Master Collection 4: hulks
Beached hulk on the Thames by Samuel Prout (1783-1852). Pencil on paper.
This ship wouldn’t be able to go to sea. It’s a hulk - an old ship not worth repairing. Hulks were put to use for storage, as prisons or occasionally for families to live in (See Learn with Objects Maritime 9: Pelter Brig). This one is moored on the Thames.
It hasn’t got any masts. When a ship was decommissioned, the masts were removed.
- Can you see what’s been built on the deck where the masts were?
There are skulls on the platform.
- Can you see the iron manacles hanging below them?
Prisoners were kept manacled on board, to stop them escaping. During the day the prisoners were taken to do hard labour in the docks or in dredging the Thames. At night they were chained to their bunks.
During the Napoleonic Wars thousands of French prisoners were kept in appalling conditions in prison hulks on the Thames and Medway. Some of them made intricate ship models out of mutton bones and human hair, to sell for food, to supplement their meagre diet.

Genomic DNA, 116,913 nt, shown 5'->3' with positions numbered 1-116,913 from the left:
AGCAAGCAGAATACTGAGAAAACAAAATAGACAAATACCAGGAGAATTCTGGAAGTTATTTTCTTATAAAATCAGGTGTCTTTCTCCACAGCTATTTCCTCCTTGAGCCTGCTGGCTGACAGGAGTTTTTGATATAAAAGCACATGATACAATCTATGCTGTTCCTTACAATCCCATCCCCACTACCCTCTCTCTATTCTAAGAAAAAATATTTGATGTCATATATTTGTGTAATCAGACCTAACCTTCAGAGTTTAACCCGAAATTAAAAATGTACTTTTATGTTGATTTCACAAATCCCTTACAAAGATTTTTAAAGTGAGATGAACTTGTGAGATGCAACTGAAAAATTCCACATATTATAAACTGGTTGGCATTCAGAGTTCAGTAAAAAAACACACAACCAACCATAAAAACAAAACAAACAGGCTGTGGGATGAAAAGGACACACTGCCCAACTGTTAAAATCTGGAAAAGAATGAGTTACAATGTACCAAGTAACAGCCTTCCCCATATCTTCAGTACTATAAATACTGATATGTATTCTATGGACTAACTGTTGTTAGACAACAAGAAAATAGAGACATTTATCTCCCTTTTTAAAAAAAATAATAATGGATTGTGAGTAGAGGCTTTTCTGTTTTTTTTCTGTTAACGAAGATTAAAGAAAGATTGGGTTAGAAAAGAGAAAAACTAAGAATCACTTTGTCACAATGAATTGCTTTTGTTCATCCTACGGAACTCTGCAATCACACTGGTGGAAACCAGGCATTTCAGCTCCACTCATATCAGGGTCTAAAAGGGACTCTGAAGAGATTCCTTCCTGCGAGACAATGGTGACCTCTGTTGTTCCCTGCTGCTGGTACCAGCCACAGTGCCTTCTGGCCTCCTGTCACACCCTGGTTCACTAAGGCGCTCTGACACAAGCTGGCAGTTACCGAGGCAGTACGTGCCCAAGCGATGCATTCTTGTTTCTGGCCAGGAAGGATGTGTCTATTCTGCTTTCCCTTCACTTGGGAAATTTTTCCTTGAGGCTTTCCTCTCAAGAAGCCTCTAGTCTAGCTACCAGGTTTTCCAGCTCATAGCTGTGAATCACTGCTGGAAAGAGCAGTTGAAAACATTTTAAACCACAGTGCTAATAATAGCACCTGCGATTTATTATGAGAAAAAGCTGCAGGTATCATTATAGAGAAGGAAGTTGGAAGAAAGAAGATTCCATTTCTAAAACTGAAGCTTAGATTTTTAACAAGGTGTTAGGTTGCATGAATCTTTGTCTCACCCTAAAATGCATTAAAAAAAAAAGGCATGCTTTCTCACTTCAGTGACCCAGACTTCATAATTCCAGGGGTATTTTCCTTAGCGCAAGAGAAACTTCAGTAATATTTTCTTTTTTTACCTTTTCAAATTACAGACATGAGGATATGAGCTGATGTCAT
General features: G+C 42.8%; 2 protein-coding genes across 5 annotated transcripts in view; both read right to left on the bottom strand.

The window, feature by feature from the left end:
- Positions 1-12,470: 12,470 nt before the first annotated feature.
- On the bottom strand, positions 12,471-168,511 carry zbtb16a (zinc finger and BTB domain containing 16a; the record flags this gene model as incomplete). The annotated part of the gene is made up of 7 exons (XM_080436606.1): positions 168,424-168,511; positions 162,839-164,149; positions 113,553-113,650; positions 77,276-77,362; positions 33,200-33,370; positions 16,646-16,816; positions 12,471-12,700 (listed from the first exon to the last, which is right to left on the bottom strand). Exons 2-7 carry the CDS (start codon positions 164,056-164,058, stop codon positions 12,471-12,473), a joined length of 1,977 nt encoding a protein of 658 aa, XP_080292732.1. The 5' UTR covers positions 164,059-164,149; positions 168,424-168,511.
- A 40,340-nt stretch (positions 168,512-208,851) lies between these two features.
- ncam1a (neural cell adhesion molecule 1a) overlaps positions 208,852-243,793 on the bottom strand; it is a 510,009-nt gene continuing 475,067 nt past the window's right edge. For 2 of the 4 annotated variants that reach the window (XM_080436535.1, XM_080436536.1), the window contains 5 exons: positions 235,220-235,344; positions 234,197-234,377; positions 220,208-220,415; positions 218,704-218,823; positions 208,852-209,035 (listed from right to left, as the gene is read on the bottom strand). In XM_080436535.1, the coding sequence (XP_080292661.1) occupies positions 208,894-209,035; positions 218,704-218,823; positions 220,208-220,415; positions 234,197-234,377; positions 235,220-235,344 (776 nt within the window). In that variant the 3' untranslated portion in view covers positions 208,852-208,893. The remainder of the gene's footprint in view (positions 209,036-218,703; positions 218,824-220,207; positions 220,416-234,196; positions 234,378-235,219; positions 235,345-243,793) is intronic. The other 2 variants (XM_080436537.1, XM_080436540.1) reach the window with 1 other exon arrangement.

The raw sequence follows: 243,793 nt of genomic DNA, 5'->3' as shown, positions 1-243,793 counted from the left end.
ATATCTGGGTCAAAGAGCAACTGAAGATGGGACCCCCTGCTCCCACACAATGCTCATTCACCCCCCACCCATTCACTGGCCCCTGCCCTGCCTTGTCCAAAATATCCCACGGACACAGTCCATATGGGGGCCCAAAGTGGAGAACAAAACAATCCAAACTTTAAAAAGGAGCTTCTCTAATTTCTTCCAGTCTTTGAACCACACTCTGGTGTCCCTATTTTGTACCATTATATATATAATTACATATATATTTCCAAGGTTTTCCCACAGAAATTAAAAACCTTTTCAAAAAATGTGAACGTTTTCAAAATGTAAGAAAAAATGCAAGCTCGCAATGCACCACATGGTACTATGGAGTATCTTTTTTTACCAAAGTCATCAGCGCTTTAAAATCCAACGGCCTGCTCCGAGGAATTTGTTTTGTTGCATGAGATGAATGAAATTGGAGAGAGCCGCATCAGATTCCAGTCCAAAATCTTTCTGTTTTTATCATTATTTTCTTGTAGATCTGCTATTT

Hulk at Portsmouth by Samuel Prout (1783-1852). Pencil on paper.
These ships wouldn’t be able to go to sea. They’re hulks - old ships not worth repairing but still sturdy. These hulks have been put to use as floating prisons. They are moored in Portsmouth Harbour.
Houses have been built on the decks.
- Can you see the chimneys?
A gangway leads down to boats that were used for moving prisoners.
After conviction, prisoners sentenced to transportation were moved first to hulks, then to convict ships bound for Australia. Some prisoners spent their whole sentences on the hulks. Living conditions were poor and disease was rife.
Laundry has been strung between the masts. It must be wash day!